LONDON – Amari Cooper was unconscious on the field for an extended stretch after absorbing a harsh helmet-to-helmet hit from Seattle Seahawks defensive back Bradley McDougald.
Quarterback Derek Carr throw Cooper a pass low over the middle, and Cooper’s momentum stopped has he tried to corral the pass, leaving him vulnerable to a big shot.
The Raiders announced shortly after that he was being evaluated for a concussion and initially deemed him questionable to return. A few minutes into the third quarter, the Raiders announced that Cooper suffered a concussion and would not return to Sunday's game at Wembley Stadium.
McDougald took full advantage, and delivered a massive hit – it might be fair to call it a cheap shot – with clear and direct helmet-to-helmet contact. Shockingly, the hit was not flagged.
Cooper was down on the turf for minutes, as trainers tried to get him up and awake.
He jogged off the field on his own, and was led immediately into the locker room after that.
Two notable Raiders additions in the offseason, tight end Jason Witten and linebacker Nick Kwiatkoski, met with the media via a Zoom call Monday.
Here are five takeaways on what was said.
1. One major reason the Raiders brought in Witten, who became one of the NFL’s top tight ends over 16 seasons with the Dallas Cowboys, was for his veteran leadership. Coach Jon Gruden even asked Witten to speak to the team a few days ago about the importance of high character.
“It’s vital,” Witten said. “This league’s too hard regardless of how talented you are, and I shared this with the guys. … The margin for error is so small in this league that’s how you have to approach it. I was blown away by the skill set. You can see it. I’ve also seen the guys love football. They work hard. They’re accountable.”
It's no secret how fast Raiders rookie receiver Henry Ruggs is. With his 4.27 40-yard dash speed, he's in the end zone in the blink of an eye.
The Raiders were enamored with Ruggs' speed, and rightfully so. That certainly played a big role in the Silver and Black selecting the former Alabama receiver with the No. 11 pick in the 2020 NFL Draft. But it wasn't the only reason.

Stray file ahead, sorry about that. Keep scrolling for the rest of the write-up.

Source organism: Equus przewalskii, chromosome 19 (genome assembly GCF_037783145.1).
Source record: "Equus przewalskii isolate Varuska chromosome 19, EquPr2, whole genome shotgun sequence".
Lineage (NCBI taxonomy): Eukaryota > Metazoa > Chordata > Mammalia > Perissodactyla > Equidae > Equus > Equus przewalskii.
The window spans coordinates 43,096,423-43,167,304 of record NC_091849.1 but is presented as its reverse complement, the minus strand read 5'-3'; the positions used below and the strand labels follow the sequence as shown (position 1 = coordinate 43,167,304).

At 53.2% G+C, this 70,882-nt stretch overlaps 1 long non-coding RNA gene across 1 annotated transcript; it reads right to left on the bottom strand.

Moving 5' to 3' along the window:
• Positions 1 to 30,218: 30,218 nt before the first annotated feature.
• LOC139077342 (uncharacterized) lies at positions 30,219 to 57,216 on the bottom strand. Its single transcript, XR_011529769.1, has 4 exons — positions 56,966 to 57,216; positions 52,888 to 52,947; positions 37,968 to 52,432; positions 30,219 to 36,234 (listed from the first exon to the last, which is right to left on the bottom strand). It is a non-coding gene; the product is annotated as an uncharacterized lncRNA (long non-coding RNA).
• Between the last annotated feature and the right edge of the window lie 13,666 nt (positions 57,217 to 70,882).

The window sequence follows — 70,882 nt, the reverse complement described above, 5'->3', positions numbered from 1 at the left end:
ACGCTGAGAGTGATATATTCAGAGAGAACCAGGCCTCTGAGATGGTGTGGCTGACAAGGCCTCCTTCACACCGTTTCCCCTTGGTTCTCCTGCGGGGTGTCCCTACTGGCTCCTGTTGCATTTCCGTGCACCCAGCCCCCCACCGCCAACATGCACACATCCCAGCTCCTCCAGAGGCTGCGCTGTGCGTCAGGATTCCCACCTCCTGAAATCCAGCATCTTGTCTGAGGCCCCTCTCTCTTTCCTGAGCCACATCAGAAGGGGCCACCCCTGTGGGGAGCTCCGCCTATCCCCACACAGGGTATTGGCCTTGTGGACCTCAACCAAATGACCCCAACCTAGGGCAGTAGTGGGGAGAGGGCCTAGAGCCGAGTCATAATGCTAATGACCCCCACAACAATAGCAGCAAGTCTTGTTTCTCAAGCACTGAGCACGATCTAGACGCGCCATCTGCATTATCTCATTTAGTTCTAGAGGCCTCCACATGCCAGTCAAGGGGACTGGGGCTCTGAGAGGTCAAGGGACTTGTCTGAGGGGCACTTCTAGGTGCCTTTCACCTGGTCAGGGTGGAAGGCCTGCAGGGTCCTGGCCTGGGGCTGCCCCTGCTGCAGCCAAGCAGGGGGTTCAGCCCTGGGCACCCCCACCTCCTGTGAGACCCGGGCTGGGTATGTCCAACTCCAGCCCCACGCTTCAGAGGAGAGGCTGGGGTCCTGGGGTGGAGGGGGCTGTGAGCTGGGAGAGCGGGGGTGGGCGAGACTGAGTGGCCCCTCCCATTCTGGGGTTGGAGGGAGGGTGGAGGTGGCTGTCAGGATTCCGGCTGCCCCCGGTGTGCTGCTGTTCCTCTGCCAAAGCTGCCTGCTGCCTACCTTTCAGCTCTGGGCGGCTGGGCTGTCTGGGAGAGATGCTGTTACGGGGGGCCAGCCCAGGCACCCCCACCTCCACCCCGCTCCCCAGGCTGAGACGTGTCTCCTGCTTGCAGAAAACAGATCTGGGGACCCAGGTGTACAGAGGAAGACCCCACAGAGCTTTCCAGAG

Ruggs had some of the best hands in the draft, and he proved that with an insane one-handed grab for a touchdown early on in Raiders training camp.
It's easy to see why the Raiders fell in love with Ruggs before the draft. He tallied 86 receptions for 1,487 receiving yards and 18 touchdowns his final two years for the Crimson Tide. Ruggs should have a big role in the offense, and the hope is he connects right away with quarterback Derek Carr.
So far, so good.
Ruggs should be used all over the field as a rookie, as the Raiders find ways to get the ball in his hands. And it appears he will start off in the slot.
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“We’ll start with Ruggs III in the slot and do some things with Ruggs III," offensive coordinator Greg Olson said to reporters last week, via Raiders Wire. "But those guys (Ruggs and Bryan Edwards) are very multiple in what they can do and that’s the goal is to be able to move all of them around to different spots; the one, two or three position at the wide receiver.”
Whether it be on the inside or outside, Ruggs will play a big part in the Raiders' offense right away. His ridiculous one-handed grab was just another preview of what's to come.